The leather note at the center reminds me somewhat of Onda by Vero Profumo. They don’t smell alike, really, when taken as a whole. But the more I wear Habanita, the more I understand that Onda is the core of Habanita extracted, shaken clean of the powder, tonka, and the flowers, and reshaped as a gaspingly harsh leather chypre. The core accord in both is a grainy, grimy leather with a slightly unclean, carnal feel – a half-urinous, half-honeyed tobacco-like smell. There is also a whiff of floor disinfectant. Whereas this is what had repulsed me to begin with, I now find this very sexy. It’s a lived-in, intimate kind of smell. This combination of honey and tobacco or vetiver that works for me in a few of my other favorite fragrances as well, such as Serge Lutens’ Fumerie Turque and Jardins D’Ecrivains’ George.

There’s a lot more going on in Habanita than in Onda, though. Whereas Onda is all about that fierce, dry honey-vetiver-leather, Habanita wraps it all up in a thick blanket of baby-powder florals (rose, heliotrope, and jasmine) and submerges it in a base of sandalwood and vanilla. I also get a buttery almond-like smell akin to the cherry tobacco smell of an unlit pipe, so perhaps there is tonka in there too (I’m convinced there is).

But despite the complex list of notes, I have to say that Habanita maintains its rather singular identity all the way through. It never smells overtly floral (although there are tons of flowers) or incense-y (although it has resins). Even the vanilla and the vetiver don’t smell like vanilla and vetiver – they meld so completely with the honey, flowers, woods, and resins that their separate identities are consumed. What they give birth to is a new form – that nutty, dry leather core of Habanita.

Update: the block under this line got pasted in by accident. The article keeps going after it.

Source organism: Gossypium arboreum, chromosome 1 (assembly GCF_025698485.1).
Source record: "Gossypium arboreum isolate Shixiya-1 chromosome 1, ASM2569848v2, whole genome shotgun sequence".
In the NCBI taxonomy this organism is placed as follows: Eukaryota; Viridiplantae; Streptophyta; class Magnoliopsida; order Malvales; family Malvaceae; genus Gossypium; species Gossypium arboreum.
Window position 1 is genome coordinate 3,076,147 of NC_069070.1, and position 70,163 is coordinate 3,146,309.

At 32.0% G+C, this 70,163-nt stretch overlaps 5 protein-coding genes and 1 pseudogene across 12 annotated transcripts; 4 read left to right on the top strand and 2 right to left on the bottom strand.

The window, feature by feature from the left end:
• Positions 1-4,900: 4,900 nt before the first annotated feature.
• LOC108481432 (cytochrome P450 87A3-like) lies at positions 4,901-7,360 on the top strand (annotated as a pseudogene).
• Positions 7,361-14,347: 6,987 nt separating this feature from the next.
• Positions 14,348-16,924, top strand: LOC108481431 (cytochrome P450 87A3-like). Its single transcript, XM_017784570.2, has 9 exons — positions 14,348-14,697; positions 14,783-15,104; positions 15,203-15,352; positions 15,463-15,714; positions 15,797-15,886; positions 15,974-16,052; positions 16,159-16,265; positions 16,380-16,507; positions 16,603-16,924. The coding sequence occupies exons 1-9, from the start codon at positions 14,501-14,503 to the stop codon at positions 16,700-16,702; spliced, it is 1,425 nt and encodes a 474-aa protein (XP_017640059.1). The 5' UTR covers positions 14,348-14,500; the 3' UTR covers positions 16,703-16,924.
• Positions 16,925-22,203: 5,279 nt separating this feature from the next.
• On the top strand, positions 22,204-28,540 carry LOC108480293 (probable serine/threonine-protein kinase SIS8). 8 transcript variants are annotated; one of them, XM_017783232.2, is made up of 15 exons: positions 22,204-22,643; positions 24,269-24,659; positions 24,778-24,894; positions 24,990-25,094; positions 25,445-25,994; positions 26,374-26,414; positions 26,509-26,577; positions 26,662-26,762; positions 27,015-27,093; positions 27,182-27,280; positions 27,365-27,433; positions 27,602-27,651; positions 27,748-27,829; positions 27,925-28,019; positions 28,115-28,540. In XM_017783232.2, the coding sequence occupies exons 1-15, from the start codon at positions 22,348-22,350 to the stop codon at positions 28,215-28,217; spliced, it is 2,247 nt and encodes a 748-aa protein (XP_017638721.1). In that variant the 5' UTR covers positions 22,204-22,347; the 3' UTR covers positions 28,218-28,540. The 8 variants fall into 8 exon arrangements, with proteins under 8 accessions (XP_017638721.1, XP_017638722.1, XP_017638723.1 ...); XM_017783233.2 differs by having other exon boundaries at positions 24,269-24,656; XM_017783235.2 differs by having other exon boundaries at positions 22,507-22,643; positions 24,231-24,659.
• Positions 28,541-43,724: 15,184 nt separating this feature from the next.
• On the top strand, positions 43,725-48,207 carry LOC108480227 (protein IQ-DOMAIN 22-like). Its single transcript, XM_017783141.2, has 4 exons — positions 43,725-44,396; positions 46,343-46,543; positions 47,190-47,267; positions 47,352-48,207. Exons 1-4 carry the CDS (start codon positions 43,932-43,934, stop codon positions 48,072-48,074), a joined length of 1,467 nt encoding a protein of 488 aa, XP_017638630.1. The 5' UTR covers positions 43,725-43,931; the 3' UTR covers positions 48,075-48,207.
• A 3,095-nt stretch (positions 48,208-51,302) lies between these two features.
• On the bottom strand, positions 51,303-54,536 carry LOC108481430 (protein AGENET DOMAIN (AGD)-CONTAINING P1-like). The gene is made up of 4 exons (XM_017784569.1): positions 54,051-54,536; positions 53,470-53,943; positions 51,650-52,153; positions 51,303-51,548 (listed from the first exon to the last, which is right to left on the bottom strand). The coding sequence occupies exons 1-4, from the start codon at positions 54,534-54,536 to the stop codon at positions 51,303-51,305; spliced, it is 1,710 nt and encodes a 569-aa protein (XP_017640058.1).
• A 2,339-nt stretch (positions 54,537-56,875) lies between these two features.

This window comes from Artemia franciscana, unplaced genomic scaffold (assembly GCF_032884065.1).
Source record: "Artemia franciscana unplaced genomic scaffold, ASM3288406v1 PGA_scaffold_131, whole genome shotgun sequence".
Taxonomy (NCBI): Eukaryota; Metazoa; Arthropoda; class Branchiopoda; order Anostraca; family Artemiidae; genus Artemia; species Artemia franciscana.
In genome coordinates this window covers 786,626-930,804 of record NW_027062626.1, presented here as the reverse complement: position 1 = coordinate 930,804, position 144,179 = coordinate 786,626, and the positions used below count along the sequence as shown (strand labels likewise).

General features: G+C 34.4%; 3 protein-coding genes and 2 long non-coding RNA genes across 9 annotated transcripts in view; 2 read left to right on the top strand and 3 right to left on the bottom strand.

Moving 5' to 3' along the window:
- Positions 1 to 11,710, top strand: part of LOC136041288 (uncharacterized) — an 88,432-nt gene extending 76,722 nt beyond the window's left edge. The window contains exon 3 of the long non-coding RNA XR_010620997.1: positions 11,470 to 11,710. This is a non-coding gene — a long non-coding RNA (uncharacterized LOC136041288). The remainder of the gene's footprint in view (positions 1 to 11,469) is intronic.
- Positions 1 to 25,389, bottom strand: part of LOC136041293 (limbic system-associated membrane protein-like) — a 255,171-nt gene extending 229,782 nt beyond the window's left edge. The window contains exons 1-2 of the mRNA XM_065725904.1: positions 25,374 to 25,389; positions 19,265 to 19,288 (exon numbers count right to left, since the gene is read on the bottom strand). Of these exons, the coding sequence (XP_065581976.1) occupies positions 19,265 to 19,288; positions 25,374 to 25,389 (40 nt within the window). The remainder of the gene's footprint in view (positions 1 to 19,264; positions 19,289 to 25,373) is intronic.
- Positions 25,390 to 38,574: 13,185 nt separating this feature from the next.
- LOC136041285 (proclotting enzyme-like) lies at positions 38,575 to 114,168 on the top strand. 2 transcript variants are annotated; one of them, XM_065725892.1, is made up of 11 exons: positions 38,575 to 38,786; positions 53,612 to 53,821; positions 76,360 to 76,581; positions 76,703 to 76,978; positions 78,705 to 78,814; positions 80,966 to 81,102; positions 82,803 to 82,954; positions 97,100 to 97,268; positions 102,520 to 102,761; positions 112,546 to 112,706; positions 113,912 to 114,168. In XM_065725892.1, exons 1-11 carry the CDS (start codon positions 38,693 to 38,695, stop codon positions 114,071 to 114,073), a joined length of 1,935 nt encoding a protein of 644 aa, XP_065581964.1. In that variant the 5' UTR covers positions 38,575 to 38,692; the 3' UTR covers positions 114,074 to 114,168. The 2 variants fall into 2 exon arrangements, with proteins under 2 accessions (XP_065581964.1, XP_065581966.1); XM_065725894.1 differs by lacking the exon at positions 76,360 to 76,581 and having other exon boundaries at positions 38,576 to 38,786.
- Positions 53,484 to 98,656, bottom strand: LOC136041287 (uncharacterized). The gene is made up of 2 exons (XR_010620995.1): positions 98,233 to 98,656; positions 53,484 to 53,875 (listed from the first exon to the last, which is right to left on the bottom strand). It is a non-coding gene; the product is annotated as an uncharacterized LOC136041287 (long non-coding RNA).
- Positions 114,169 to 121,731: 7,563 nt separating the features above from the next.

I own three versions of it – the modern Eau de Parfum (inexpensive), the vintage Eau de Toilette (costs a fortune and is increasingly difficult to find), and the vintage-ish pure parfum (discontinued, I believe). They are all three essentially the same when it comes to the core accord that makes Habanita "Habanita", although there are some slight differences.

The modern EDP is plush, deep, and more intensely powdered than the vintage EDT, and has a gummy, lemon-green mastic note at the start that is missing from the other versions. The vintage EDT has a sharp petigrain note at the start and more of a spicy, clove-y character, but it dries down to the basic scent profile as is found in the EDP.

The pure parfum goes straight to the leather-tobacco core of Habanita without any of the harsh, wild green opening notes of the other two versions – it is altogether quieter and more buttery. It is also the version with the most smoke, which I enjoy very much. All three versions last on my skin for an eternity. But I wouldn’t necessarily feel that you have to hunt down the pure parfum or the vintage EDT unless you were really a hardcore Habanita whore like me. The modern EDP is a rare instance where a beloved classic was not only preserved but also maybe a little improved. Plus – and when do you ever get to say this about a favorite perfume – it is democratically priced.
18th September, 2015
Ratfink Show all reviews
United Kingdom
I really wanted to like this, but after several attempts to get on with it I'm giving up and giving away my sample. On me this smells like furniture polish, with a very slight hint of a tobacco if I sniff my arm really intently. Meh.
17th September, 2015